“Nevertheless, a number of countries remain under-connected due to the concentration of their exports to a few destinations, preventing the region from reaching a critical threshold of connectivity that would allow it to play a more central role in the WTN,” the paper says.

“LAC's integration in terms of the intensity of the trade flows is somewhat weaker.”

While the average size of the nominal trade flows is boosted by the strength of Mexico's integration in the US supply chains, the paper says many countries in the region have weaker nominal flows than could be predicted based on fundamentals.

In relative terms, however, the paper says such under-trading is more pronounced in smaller countries in the region; while, in larger countries, especially Brazil, “under-trading appears relatively small when the deviation of actual trade from the predictions of the gravity models is measured relative to the overall size of their trade flows.”

The authors say the strength of LAC's trade links is particularly weak within the region, reflecting the extra-regional concentration of its trade due in part to the large share of commodities in the exports of many LAC countries.

The authors note that the largest countries in the region (Mexico, Brazil) are not central to the LAC network, and play the role of only local hubs to their immediate neighbors or trade agreement partners.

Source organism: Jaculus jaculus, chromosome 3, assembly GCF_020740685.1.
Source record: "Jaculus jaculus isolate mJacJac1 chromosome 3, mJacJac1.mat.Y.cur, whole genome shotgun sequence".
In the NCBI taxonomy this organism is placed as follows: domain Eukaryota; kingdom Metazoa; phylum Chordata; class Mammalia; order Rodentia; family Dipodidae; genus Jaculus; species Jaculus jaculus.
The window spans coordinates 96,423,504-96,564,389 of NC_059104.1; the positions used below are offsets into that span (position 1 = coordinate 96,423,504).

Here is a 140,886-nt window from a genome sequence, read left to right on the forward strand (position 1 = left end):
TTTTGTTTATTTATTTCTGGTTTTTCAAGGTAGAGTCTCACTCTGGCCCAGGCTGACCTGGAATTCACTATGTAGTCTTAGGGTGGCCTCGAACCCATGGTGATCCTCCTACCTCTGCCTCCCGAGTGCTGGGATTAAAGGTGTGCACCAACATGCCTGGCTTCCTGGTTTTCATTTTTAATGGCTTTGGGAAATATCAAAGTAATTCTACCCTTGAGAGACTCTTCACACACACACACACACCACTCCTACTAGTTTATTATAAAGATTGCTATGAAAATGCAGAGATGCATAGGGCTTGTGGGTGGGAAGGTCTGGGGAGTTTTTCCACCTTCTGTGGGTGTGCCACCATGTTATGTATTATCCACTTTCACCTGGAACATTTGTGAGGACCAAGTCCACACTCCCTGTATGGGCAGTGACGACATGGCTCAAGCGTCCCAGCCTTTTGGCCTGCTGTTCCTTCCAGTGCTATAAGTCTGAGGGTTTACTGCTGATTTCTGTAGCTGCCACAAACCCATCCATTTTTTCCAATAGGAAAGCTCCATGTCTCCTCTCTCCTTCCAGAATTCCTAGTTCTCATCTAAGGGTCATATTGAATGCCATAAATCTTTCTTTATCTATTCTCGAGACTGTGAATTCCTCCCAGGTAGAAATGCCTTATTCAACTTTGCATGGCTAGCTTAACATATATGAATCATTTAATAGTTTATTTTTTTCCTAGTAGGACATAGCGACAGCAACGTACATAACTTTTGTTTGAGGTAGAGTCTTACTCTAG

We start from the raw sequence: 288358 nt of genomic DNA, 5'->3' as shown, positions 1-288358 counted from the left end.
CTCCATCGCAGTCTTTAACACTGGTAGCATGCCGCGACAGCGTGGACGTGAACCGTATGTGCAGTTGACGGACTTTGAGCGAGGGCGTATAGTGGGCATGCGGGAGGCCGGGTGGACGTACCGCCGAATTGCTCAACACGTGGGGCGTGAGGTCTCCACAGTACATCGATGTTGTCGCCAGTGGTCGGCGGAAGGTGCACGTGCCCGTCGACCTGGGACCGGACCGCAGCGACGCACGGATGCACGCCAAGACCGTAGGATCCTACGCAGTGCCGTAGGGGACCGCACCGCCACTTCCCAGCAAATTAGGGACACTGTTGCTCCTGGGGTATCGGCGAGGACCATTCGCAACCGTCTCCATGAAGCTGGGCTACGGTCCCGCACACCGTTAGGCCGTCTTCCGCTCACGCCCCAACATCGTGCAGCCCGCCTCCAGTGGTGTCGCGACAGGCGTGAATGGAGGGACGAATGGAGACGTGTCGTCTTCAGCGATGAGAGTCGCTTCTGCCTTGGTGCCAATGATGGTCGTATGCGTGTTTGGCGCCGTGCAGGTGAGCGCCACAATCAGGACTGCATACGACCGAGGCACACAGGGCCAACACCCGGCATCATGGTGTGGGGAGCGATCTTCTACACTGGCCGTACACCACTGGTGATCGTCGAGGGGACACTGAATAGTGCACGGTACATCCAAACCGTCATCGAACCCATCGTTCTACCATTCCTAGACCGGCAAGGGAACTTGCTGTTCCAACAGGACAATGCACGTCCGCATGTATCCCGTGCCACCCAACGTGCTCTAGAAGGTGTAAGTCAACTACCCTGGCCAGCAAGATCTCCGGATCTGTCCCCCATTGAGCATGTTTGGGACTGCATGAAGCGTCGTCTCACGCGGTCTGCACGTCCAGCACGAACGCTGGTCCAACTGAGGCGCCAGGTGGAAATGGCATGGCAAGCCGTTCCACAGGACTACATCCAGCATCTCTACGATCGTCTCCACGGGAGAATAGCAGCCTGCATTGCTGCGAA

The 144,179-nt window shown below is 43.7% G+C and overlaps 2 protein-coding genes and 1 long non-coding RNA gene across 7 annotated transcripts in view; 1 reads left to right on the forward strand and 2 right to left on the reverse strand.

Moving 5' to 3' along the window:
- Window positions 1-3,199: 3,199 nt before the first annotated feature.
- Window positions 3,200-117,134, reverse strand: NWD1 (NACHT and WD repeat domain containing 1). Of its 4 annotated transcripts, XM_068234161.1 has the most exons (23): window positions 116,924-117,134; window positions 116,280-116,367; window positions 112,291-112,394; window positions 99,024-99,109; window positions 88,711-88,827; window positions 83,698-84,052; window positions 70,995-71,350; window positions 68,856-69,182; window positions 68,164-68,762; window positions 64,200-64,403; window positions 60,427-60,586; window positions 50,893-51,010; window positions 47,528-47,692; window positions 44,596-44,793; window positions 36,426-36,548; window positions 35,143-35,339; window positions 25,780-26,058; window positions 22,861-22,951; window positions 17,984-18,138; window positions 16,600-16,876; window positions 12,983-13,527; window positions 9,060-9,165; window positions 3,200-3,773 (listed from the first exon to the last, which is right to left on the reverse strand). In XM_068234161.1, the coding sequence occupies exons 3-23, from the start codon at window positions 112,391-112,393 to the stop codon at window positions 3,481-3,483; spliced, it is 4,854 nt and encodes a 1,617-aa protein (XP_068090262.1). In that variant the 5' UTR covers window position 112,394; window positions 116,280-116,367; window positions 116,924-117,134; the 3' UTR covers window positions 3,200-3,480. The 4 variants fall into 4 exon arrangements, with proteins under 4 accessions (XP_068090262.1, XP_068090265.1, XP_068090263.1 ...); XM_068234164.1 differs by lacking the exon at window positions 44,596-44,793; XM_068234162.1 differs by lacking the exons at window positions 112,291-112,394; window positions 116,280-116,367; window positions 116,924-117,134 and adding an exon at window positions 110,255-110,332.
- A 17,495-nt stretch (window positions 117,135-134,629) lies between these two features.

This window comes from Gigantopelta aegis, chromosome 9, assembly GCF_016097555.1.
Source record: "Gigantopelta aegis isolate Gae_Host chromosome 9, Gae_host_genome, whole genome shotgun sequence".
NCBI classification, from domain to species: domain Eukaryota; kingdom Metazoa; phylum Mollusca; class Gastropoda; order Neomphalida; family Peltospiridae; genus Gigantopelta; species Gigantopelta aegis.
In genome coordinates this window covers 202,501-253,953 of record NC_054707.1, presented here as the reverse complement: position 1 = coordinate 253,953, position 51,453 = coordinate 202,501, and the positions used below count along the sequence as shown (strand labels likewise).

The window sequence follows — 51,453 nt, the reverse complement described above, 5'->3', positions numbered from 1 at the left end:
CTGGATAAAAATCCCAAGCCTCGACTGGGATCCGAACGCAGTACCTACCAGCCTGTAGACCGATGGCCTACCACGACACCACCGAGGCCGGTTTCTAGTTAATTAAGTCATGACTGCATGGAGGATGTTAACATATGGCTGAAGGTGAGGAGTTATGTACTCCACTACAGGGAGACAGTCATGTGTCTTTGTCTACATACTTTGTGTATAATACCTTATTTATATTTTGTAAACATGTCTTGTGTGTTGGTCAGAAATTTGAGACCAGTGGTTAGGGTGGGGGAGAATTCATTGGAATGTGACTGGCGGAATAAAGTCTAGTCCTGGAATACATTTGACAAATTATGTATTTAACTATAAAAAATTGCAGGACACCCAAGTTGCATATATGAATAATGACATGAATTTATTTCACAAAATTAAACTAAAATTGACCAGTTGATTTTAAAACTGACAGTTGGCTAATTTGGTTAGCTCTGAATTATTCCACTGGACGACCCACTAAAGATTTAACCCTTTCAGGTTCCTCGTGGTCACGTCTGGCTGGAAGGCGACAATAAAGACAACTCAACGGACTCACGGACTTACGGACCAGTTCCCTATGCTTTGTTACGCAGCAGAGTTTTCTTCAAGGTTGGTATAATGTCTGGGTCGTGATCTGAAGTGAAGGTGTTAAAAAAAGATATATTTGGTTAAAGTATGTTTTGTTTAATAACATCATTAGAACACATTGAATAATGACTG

“This leaves significant scope for larger countries to position themselves for a more central role in the regional sub network and boost regional integration,” the authors say.

On average, the paper says LAC is relatively well-connected in terms of market diversification, “although there is room for further integration.

“The connectivity of most countries in the region is in line or above what can be projected based on the size of their economies or gravity-based models, but many countries are still under-connected either due to the concentration of their exports geographically (Mexico) or in terms of composition (Venezuela),” the papers say.

“This, along with the region's relatively weak participation in global value chains, prevents it from reaching a critical threshold of connectivity that would allow it to play a more central role in the WTN,” it adds.

The paper says the strength of the trade links has generally been commensurate with the evolution of the regional economies, but appears to have slowed below these levels over the past few years.

It says the density of the LAC trade sub network is high due to the small number of countries in the region, but adds that the strength of these connections is weak.

“This reflects the extra-regional concentration of their trade, with the United States playing the role of the region's trade hub,” the paper says. “There is significant scope for larger countries to position themselves for a more central role in the regional sub network, but the factors that could facilitate such integration are left for future research.”